Picture: REUTERS
Picture: REUTERS

Tokyo — Asian shares barely moved on Wednesday after world stocks hit eight-week lows the previous day, on concern about global economic growth.

The pound stayed firm, however, on hope for a Brexit deal.

MSCI’s broadest index of Asia-Pacific shares outside Japan was flat, while Japan’s Nikkei average fell 0.4% and the Australian benchmark was up just 0.1%.

In China, the mainland benchmark Shanghai composite index shed 0.2% in choppy trade and Hong Kong's Hang Seng added 0.3%.

“As uncertainty continues to prevail in financial markets across the world, many investors are staying on the sidelines until more clarity emerges in US treasury and Chinese markets,” said Yasuo Sakuma, chief investment officer at Libra Investments.

Benchmark US 10-year treasury yields touched a seven-and-a-half-year peak of 3.261% and those on 30-year bonds hit their highest in more than four years, but later fell back.

Some traders say comments on Tuesday by US President Donald Trump helped cool Treasuries yields. He said the Federal Reserve was going too fast in raising rates when inflation was minimal and government data pointed to a strong economy.

Italian government bond yields also fell from multiyear highs after Economy Minister Giovanni Tria pledged to do whatever is necessary to restore calm if market turbulence turns into a financial crisis.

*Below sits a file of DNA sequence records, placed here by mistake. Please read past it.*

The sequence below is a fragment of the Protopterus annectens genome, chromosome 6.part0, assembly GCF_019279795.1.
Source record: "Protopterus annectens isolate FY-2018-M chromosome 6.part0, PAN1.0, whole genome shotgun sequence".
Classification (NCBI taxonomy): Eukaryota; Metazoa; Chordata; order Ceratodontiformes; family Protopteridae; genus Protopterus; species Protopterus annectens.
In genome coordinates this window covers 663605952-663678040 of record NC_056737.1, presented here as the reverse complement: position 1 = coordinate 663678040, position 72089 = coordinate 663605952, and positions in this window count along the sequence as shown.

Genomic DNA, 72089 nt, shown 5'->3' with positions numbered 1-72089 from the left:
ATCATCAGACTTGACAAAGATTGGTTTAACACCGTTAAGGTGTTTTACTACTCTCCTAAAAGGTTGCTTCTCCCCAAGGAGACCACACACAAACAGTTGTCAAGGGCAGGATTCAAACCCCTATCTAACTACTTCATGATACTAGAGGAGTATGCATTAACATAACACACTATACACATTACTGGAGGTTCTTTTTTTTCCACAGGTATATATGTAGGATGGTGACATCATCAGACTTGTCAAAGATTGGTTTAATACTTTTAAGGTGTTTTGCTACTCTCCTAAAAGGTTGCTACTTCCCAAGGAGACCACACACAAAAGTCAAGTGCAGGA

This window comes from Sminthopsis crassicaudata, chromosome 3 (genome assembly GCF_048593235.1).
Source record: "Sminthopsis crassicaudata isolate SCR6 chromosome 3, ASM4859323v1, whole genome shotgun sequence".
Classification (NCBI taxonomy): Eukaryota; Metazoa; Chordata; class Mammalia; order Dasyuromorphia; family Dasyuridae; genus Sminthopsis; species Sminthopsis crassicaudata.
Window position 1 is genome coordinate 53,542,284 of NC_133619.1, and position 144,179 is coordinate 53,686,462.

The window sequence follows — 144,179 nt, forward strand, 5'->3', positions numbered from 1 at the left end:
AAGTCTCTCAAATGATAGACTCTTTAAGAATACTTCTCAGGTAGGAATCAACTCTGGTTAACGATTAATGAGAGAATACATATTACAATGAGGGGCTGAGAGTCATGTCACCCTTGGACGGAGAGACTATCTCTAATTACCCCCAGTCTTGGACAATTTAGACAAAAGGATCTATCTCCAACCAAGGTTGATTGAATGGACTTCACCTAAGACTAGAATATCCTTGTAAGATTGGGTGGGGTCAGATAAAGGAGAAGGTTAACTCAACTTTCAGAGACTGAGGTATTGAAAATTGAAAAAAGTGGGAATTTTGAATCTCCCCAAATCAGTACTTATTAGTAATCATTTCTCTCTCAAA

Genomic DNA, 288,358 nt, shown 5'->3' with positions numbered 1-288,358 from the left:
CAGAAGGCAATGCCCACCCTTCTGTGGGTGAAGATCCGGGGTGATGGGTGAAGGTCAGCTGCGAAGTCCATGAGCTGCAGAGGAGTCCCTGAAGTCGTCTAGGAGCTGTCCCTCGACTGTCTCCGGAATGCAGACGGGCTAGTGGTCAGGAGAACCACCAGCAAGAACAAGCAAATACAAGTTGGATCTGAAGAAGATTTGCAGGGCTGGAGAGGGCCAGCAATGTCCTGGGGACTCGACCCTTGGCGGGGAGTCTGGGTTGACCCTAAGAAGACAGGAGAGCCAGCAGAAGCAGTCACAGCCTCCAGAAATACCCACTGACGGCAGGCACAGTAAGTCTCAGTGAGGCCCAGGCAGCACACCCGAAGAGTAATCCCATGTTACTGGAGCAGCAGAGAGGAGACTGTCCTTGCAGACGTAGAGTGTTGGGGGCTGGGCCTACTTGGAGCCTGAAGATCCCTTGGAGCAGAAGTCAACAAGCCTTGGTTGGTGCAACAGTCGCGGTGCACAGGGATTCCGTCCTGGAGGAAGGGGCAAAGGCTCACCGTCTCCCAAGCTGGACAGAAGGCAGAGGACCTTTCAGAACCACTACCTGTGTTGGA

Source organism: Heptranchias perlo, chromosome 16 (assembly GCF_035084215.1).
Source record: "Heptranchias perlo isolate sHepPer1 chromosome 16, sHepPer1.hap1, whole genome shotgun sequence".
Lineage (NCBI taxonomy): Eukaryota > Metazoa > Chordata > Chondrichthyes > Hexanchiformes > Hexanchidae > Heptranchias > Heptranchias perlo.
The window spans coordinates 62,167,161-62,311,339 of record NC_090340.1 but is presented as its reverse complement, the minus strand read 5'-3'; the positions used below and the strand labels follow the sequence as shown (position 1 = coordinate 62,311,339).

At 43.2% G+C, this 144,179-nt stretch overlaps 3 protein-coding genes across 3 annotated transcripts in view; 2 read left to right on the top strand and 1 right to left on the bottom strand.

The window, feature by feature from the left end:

On stock markets, Wall Street showed a mixed picture, with the Dow Jones industrial average falling 0.21% while the S&P 500 and the Nasdaq composite indices were little changed.

The MSCI all-country world index, which tracks shares in 47 countries, hit the lowest level since August 16 overnight. It last traded up 0.1% percent on the day.

The International Monetary Fund cut global economic growth forecasts for 2018 and 2019, as well as its US and China estimates for next year, saying the two countries would feel the brunt of the impact of their trade war next year.

The dollar dipped due to a fall in US bond yields after touching a seven-week peak against a basket of currencies. The dollar index last traded flat at 95.586.

Sterling continued to gain after a report that rekindled hope that Britain and the European Union are on the brink of a Brexit deal. It last traded up 0.1% at $1.3158.

“We can’t be too optimistic about the Brexit process, because even if a deal can be struck at an anticipated special EU summit in November, it has to get through the British parliament,” said Kengo Suzuki, chief forex strategist at Mizuho Securities.

The offshore yuan rose 0.1% to 6.9236 after falling earlier this week to as low as 6.9371 to the dollar, its weakest since mid-August.

Oil prices edged lower on Wednesday after the IMF lowered its global growth forecasts, but prices were somewhat supported as Hurricane Michael churned towards Florida, causing the shutdown of nearly 40% of US Gulf of Mexico crude output.

US crude oil futures dropped 0.5% to $74.61 a barrel and Brent crude futures eased 0.2% to $84.80 a barrel.

Gold prices stood flat as investors remained cautious after US treasury yields hit then retreated from multiyear highs.

Reuters

Please sign in or register to comment.